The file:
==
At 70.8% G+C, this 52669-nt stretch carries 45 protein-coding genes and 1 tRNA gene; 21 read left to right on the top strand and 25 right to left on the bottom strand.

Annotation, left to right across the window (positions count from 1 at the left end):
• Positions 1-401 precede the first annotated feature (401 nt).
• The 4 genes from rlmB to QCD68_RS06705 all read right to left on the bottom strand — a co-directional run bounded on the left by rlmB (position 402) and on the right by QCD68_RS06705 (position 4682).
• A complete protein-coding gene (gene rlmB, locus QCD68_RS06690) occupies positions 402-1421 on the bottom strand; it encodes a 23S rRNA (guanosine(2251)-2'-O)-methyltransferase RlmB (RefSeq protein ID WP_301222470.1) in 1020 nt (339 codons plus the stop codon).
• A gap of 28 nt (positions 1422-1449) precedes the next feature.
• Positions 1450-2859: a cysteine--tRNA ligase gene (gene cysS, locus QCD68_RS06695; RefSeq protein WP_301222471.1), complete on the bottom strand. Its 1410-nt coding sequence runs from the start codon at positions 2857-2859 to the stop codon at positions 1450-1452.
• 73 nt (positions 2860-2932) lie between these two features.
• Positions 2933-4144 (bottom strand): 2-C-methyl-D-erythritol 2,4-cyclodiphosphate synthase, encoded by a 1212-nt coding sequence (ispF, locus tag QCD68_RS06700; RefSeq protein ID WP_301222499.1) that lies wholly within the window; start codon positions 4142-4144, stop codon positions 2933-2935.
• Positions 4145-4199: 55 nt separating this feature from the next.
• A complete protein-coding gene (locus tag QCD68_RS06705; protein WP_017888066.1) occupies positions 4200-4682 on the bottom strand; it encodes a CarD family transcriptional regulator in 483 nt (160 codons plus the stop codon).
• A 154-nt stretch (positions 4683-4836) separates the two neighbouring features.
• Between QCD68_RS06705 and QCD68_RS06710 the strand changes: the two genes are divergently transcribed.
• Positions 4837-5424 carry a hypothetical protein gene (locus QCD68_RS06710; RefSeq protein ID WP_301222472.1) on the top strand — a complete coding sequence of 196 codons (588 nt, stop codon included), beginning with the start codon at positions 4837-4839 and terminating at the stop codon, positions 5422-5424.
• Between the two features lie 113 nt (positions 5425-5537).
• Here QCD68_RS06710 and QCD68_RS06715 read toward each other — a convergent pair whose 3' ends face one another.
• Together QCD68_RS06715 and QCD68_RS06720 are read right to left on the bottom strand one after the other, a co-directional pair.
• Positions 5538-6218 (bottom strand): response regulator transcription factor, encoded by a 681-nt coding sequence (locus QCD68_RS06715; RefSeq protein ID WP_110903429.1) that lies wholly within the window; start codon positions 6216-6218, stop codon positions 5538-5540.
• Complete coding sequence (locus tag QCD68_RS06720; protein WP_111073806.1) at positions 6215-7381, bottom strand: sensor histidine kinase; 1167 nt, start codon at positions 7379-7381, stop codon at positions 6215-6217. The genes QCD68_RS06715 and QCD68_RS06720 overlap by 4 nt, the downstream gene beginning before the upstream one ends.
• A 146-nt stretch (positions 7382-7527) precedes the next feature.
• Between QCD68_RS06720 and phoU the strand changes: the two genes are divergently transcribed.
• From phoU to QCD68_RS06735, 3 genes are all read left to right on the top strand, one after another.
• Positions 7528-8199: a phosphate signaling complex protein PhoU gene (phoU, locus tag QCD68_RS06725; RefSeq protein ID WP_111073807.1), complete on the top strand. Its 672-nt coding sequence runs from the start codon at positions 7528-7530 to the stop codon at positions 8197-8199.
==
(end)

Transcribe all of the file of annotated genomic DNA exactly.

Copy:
At 70.8% G+C, this 52669-nt stretch carries 45 protein-coding genes and 1 tRNA gene; 21 read left to right on the top strand and 25 right to left on the bottom strand.

Annotation, left to right across the window (positions count from 1 at the left end):
• Positions 1-401 precede the first annotated feature (401 nt).
• The 4 genes from rlmB to QCD68_RS06705 all read right to left on the bottom strand — a co-directional run bounded on the left by rlmB (position 402) and on the right by QCD68_RS06705 (position 4682).
• A complete protein-coding gene (gene rlmB, locus QCD68_RS06690) occupies positions 402-1421 on the bottom strand; it encodes a 23S rRNA (guanosine(2251)-2'-O)-methyltransferase RlmB (RefSeq protein ID WP_301222470.1) in 1020 nt (339 codons plus the stop codon).
• A gap of 28 nt (positions 1422-1449) precedes the next feature.
• Positions 1450-2859: a cysteine--tRNA ligase gene (gene cysS, locus QCD68_RS06695; RefSeq protein WP_301222471.1), complete on the bottom strand. Its 1410-nt coding sequence runs from the start codon at positions 2857-2859 to the stop codon at positions 1450-1452.
• 73 nt (positions 2860-2932) lie between these two features.
• Positions 2933-4144 (bottom strand): 2-C-methyl-D-erythritol 2,4-cyclodiphosphate synthase, encoded by a 1212-nt coding sequence (ispF, locus tag QCD68_RS06700; RefSeq protein ID WP_301222499.1) that lies wholly within the window; start codon positions 4142-4144, stop codon positions 2933-2935.
• Positions 4145-4199: 55 nt separating this feature from the next.
• A complete protein-coding gene (locus tag QCD68_RS06705; protein WP_017888066.1) occupies positions 4200-4682 on the bottom strand; it encodes a CarD family transcriptional regulator in 483 nt (160 codons plus the stop codon).
• A 154-nt stretch (positions 4683-4836) separates the two neighbouring features.
• Between QCD68_RS06705 and QCD68_RS06710 the strand changes: the two genes are divergently transcribed.
• Positions 4837-5424 carry a hypothetical protein gene (locus QCD68_RS06710; RefSeq protein ID WP_301222472.1) on the top strand — a complete coding sequence of 196 codons (588 nt, stop codon included), beginning with the start codon at positions 4837-4839 and terminating at the stop codon, positions 5422-5424.
• Between the two features lie 113 nt (positions 5425-5537).
• Here QCD68_RS06710 and QCD68_RS06715 read toward each other — a convergent pair whose 3' ends face one another.
• Together QCD68_RS06715 and QCD68_RS06720 are read right to left on the bottom strand one after the other, a co-directional pair.
• Positions 5538-6218 (bottom strand): response regulator transcription factor, encoded by a 681-nt coding sequence (locus QCD68_RS06715; RefSeq protein ID WP_110903429.1) that lies wholly within the window; start codon positions 6216-6218, stop codon positions 5538-5540.
• Complete coding sequence (locus tag QCD68_RS06720; protein WP_111073806.1) at positions 6215-7381, bottom strand: sensor histidine kinase; 1167 nt, start codon at positions 7379-7381, stop codon at positions 6215-6217. The genes QCD68_RS06715 and QCD68_RS06720 overlap by 4 nt, the downstream gene beginning before the upstream one ends.
• A 146-nt stretch (positions 7382-7527) precedes the next feature.
• Between QCD68_RS06720 and phoU the strand changes: the two genes are divergently transcribed.
• From phoU to QCD68_RS06735, 3 genes are all read left to right on the top strand, one after another.
• Positions 7528-8199: a phosphate signaling complex protein PhoU gene (phoU, locus tag QCD68_RS06725; RefSeq protein ID WP_111073807.1), complete on the top strand. Its 672-nt coding sequence runs from the start codon at positions 7528-7530 to the stop codon at positions 8197-8199.